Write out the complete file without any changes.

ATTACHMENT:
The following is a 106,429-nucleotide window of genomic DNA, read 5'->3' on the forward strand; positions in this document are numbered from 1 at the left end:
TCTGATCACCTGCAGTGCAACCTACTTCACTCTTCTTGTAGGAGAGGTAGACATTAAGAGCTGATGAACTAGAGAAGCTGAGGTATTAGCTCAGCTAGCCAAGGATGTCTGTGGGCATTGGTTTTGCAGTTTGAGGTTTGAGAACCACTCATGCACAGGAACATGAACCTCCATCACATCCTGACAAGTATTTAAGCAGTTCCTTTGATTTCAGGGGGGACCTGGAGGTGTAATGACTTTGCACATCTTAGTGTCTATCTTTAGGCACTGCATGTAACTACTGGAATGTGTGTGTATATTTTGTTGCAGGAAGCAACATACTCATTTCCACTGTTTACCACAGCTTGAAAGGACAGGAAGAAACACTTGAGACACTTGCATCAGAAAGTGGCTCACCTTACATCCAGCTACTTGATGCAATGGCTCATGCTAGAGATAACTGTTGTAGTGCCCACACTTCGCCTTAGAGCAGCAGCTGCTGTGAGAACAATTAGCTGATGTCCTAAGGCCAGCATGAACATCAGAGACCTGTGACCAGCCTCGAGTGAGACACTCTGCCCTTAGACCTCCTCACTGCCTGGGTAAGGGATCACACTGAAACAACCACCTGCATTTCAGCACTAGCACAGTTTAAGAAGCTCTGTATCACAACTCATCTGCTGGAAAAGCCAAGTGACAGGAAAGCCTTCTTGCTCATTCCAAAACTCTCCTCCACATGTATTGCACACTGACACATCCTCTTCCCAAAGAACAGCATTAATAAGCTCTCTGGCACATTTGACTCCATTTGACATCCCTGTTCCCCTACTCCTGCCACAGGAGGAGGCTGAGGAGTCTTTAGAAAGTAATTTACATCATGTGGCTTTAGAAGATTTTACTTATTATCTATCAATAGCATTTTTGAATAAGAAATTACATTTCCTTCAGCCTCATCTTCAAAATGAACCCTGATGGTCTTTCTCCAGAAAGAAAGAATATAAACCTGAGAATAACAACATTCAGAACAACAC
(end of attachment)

The following is a 106,429-nucleotide window of genomic DNA, read 5'->3' on the forward strand; positions in this document are numbered from 1 at the left end:
TCTGATCACCTGCAGTGCAACCTACTTCACTCTTCTTGTAGGAGAGGTAGACATTAAGAGCTGATGAACTAGAGAAGCTGAGGTATTAGCTCAGCTAGCCAAGGATGTCTGTGGGCATTGGTTTTGCAGTTTGAGGTTTGAGAACCACTCATGCACAGGAACATGAACCTCCATCACATCCTGACAAGTATTTAAGCAGTTCCTTTGATTTCAGGGGGGACCTGGAGGTGTAATGACTTTGCACATCTTAGTGTCTATCTTTAGGCACTGCATGTAACTACTGGAATGTGTGTGTATATTTTGTTGCAGGAAGCAACATACTCATTTCCACTGTTTACCACAGCTTGAAAGGACAGGAAGAAACACTTGAGACACTTGCATCAGAAAGTGGCTCACCTTACATCCAGCTACTTGATGCAATGGCTCATGCTAGAGATAACTGTTGTAGTGCCCACACTTCGCCTTAGAGCAGCAGCTGCTGTGAGAACAATTAGCTGATGTCCTAAGGCCAGCATGAACATCAGAGACCTGTGACCAGCCTCGAGTGAGACACTCTGCCCTTAGACCTCCTCACTGCCTGGGTAAGGGATCACACTGAAACAACCACCTGCATTTCAGCACTAGCACAGTTTAAGAAGCTCTGTATCACAACTCATCTGCTGGAAAAGCCAAGTGACAGGAAAGCCTTCTTGCTCATTCCAAAACTCTCCTCCACATGTATTGCACACTGACACATCCTCTTCCCAAAGAACAGCATTAATAAGCTCTCTGGCACATTTGACTCCATTTGACATCCCTGTTCCCCTACTCCTGCCACAGGAGGAGGCTGAGGAGTCTTTAGAAAGTAATTTACATCATGTGGCTTTAGAAGATTTTACTTATTATCTATCAATAGCATTTTTGAATAAGAAATTACATTTCCTTCAGCCTCATCTTCAAAATGAACCCTGATGGTCTTTCTCCAGAAAGAAAGAATATAAACCTGAGAATAACAACATTCAGAACAACAC